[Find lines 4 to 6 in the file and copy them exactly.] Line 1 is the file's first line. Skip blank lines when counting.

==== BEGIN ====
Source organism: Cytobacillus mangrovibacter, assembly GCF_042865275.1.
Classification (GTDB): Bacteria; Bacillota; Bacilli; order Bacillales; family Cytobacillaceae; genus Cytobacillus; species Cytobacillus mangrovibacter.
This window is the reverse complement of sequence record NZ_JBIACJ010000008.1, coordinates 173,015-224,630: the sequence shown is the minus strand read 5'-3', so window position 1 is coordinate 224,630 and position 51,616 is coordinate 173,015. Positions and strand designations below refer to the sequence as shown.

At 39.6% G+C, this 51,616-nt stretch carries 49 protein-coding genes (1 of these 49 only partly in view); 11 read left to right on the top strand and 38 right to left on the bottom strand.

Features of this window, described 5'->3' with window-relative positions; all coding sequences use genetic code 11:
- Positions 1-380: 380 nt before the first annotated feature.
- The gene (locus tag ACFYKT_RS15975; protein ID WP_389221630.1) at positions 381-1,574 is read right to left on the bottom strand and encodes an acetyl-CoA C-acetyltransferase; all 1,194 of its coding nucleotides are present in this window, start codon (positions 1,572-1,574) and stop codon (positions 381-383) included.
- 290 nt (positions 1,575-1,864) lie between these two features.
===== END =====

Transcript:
At 39.6% G+C, this 51,616-nt stretch carries 49 protein-coding genes (1 of these 49 only partly in view); 11 read left to right on the top strand and 38 right to left on the bottom strand.

Features of this window, described 5'->3' with window-relative positions; all coding sequences use genetic code 11:
- Positions 1-380: 380 nt before the first annotated feature.